1996 - Fellow of the American Association for the Advancement of Science (AAAS)
His primary areas of investigation include Virology, Virus, Coronavirus, Epitope and Coronaviridae. The concepts of his Virology study are interwoven with issues in Arenavirus, Lymphocytic choriomeningitis and Antibody, Monoclonal antibody. His Monoclonal antibody research incorporates elements of Heterologous and Antigen.
The various areas that he examines in his Virus study include T cell and Virulence. His study looks at the intersection of T cell and topics like CD8 with Cytotoxic T cell, Major histocompatibility complex, Chemokine and Encephalomyelitis. His Epitope research incorporates themes from Conformational change and Membrane Fusion Activity.
Michael J. Buchmeier mainly investigates Virology, Virus, Lymphocytic choriomeningitis, Arenavirus and Immunology. As part of one scientific family, Michael J. Buchmeier deals mainly with the area of Virology, narrowing it down to issues related to the Epitope, and often T cell. His Virus research incorporates elements of Molecular biology and Immune system.
Michael J. Buchmeier has researched Molecular biology in several fields, including Complementary DNA, Gene and Amino acid. His Lymphocytic choriomeningitis research is multidisciplinary, incorporating elements of Cellular immunity and Tropism. His Arenavirus study combines topics from a wide range of disciplines, such as New World Arenavirus, Lassa virus and Arenaviridae.
Michael J. Buchmeier focuses on Virology, Impact factor, Clinical microbiology, Coronavirus and Virus. His work carried out in the field of Virology brings together such families of science as Arenavirus, Lymphocytic choriomeningitis, Arenaviridae, Bunyavirales and Taxonomy. His study in Arenavirus is interdisciplinary in nature, drawing from both Lassa virus and Viral matrix protein.
His study in Viral replication and Nucleoprotein is carried out as part of his studies in Virus. His Viral replication research includes themes of RNA, Vesicle and Endoplasmic reticulum. His research integrates issues of T cell, Human leukocyte antigen, CD8 and Outbreak in his study of Epitope.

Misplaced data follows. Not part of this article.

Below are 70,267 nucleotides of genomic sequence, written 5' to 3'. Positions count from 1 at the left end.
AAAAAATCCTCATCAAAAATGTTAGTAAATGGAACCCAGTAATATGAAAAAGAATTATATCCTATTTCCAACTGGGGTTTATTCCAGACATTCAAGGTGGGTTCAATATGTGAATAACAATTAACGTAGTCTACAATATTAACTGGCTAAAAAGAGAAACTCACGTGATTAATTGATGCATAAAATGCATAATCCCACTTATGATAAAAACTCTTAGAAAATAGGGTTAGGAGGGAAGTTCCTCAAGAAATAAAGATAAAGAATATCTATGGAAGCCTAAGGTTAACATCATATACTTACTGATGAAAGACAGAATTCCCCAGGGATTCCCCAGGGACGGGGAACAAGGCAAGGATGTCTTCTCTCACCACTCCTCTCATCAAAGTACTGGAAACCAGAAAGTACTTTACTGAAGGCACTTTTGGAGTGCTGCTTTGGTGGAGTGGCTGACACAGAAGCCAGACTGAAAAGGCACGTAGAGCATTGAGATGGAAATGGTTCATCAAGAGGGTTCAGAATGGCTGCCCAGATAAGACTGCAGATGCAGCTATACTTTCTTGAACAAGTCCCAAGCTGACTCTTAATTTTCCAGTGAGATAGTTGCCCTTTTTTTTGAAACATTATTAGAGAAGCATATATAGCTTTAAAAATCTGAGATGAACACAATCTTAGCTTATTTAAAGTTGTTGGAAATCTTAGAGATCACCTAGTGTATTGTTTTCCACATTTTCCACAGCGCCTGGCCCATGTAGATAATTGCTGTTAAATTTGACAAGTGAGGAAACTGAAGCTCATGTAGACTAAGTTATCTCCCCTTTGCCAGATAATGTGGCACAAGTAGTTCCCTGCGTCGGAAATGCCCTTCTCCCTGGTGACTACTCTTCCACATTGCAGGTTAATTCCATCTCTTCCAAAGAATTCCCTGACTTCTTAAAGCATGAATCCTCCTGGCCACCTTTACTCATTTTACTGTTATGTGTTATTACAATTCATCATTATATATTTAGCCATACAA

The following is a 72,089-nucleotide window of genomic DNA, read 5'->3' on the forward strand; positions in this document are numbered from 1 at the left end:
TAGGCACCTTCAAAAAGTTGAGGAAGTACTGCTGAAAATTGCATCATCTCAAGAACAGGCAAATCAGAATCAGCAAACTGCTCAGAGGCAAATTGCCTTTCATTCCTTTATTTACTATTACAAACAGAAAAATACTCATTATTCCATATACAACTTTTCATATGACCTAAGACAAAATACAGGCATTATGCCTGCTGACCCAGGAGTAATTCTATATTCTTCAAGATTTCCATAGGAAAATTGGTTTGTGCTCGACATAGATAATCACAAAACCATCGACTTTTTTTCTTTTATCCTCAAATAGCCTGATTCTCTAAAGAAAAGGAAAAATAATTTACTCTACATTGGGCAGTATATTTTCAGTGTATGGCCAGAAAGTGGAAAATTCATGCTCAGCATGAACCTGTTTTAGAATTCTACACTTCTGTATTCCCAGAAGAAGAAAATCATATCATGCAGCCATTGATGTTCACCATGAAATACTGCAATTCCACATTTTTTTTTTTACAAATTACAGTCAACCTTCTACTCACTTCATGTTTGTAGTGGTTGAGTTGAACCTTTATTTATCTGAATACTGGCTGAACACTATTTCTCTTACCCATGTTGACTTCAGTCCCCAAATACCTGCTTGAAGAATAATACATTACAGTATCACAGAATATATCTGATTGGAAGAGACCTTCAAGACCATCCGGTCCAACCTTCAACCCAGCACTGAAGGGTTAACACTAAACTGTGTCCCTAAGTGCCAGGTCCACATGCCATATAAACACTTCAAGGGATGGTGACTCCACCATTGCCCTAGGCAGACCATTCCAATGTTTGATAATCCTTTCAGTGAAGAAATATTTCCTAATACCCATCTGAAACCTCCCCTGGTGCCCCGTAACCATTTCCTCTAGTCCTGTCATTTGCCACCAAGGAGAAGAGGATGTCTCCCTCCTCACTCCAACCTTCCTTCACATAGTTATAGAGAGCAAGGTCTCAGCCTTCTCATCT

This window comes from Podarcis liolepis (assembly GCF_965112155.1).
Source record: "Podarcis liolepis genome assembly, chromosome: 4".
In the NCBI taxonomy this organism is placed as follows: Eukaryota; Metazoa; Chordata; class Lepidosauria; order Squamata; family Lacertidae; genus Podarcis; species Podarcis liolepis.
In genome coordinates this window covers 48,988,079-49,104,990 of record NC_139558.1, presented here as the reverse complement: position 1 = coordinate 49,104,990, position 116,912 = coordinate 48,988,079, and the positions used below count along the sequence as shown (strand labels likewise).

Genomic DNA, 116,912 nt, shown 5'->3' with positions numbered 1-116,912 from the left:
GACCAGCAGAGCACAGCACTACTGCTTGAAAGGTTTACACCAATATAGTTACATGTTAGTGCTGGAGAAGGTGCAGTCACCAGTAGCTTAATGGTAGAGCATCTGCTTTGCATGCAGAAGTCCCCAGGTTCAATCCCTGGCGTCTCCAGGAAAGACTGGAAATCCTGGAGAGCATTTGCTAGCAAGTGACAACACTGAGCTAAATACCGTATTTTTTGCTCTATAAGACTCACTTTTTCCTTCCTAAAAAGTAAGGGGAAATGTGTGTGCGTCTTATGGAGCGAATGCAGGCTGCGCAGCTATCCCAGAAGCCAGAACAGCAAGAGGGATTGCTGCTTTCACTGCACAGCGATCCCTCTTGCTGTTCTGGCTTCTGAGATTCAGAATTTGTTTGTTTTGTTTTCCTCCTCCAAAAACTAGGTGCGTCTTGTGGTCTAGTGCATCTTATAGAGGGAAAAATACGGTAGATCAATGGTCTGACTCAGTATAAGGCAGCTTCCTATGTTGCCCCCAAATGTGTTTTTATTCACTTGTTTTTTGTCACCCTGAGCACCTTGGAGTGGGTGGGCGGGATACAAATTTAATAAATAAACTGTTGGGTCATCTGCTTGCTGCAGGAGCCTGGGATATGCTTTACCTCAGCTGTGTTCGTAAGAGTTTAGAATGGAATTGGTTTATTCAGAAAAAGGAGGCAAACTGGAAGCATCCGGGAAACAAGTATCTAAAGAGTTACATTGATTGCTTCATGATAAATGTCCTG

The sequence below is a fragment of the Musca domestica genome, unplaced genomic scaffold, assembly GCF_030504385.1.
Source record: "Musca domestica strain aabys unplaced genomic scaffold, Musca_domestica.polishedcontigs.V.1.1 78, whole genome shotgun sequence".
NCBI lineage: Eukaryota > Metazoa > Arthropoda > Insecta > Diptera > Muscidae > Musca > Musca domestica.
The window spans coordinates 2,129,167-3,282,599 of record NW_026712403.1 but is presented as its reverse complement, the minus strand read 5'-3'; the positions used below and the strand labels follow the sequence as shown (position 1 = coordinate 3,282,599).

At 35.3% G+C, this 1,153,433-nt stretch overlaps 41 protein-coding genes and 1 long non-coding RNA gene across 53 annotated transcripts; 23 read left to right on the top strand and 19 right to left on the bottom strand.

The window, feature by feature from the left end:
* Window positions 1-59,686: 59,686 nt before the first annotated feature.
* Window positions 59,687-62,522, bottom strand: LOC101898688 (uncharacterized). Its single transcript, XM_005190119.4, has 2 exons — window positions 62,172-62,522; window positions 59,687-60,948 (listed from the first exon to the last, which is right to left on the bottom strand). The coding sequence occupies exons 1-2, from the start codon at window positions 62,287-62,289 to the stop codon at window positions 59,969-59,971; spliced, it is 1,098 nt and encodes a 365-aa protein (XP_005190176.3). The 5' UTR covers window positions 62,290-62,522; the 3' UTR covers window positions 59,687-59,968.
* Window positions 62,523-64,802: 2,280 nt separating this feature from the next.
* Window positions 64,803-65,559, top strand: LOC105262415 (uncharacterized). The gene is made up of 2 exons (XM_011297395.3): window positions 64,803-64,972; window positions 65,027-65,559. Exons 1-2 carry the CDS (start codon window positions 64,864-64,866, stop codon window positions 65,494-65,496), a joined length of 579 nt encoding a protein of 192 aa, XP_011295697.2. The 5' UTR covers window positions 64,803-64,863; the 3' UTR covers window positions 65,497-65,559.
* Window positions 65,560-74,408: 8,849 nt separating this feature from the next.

Michael J. Buchmeier mainly focuses on Virology, Taxonomy, Bunyavirales, Coronavirus and Genealogy. His Virology study integrates concerns from other disciplines, such as RNA, Arenavirus, Vesicle and Arenaviridae. His Arenavirus research entails a greater understanding of Lymphocytic choriomeningitis.
Michael J. Buchmeier incorporates a variety of subjects into his writings, including Coronavirus, Virus, Viral replication, Membrane curvature, Myeloma protein and Cell culture. Michael J. Buchmeier works mostly in the field of Virus, limiting it down to topics relating to Genome and, in certain cases, Viral entry, Nucleoprotein and Computational biology. His work deals with themes such as RNA virus and Organelle, which intersect with Viral replication.
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Coronavirus Spike Proteins in Viral Entry and Pathogenesis
Thomas M. Gallagher;Michael J. Buchmeier.
A structural analysis of M protein in coronavirus assembly and morphology
Benjamin W. Neuman;Gabriella Kiss;Andreas Hjarne Kunding;David Bhella.
Journal of Structural Biology (2011)
The virology and immunobiology of lymphocytic choriomeningitis virus infection.
M.J. Buchmeier;R.M. Welsh;F.J. Dutko;M.B.A. Oldstone.
Advances in Immunology (1980)
Arenaviridae: The viruses and their replication
MJ Buchmeier;CJ Peters;JC de la Torre;Bowen.
Fields Virology (2001)
DC-SIGN and DC-SIGNR bind ebola glycoproteins and enhance infection of macrophages and endothelial cells.
Graham Simmons;Jacqueline D. Reeves;Case C. Grogan;Luk H. Vandenberghe.
Prion protein biosynthesis in scrapie-infected and uninfected neuroblastoma cells.
B Caughey;R E Race;D Ernst;M J Buchmeier.
Journal of Virology (1989)
Supramolecular Architecture of Severe Acute Respiratory Syndrome Coronavirus Revealed by Electron Cryomicroscopy
Benjamin W. Neuman;Brian D. Adair;Craig Yoshioka;Joel D. Quispe.
Journal of Virology (2006)
Monoclonal antibodies to murine hepatitis virus-4 (strain JHM) define the viral glycoprotein responsible for attachment and cell-cell fusion
Arlene R. Collins;Robert L. Knobler;Robert L. Knobler;Harry Powell;Michael J. Buchmeier.
Severe Acute Respiratory Syndrome Coronavirus Nonstructural Proteins 3, 4, and 6 Induce Double-Membrane Vesicles
Megan M. Angelini;Marzieh Akhlaghpour;Benjamin W. Neuman;Michael J. Buchmeier.
Cutting edge: The T cell chemoattractant IFN-inducible protein 10 is essential in host defense against viral-induced neurologic disease
Michael T. Liu;Benjamin P. Chen;Patricia Oertel;Michael J. Buchmeier.
Journal of Immunology (2000)
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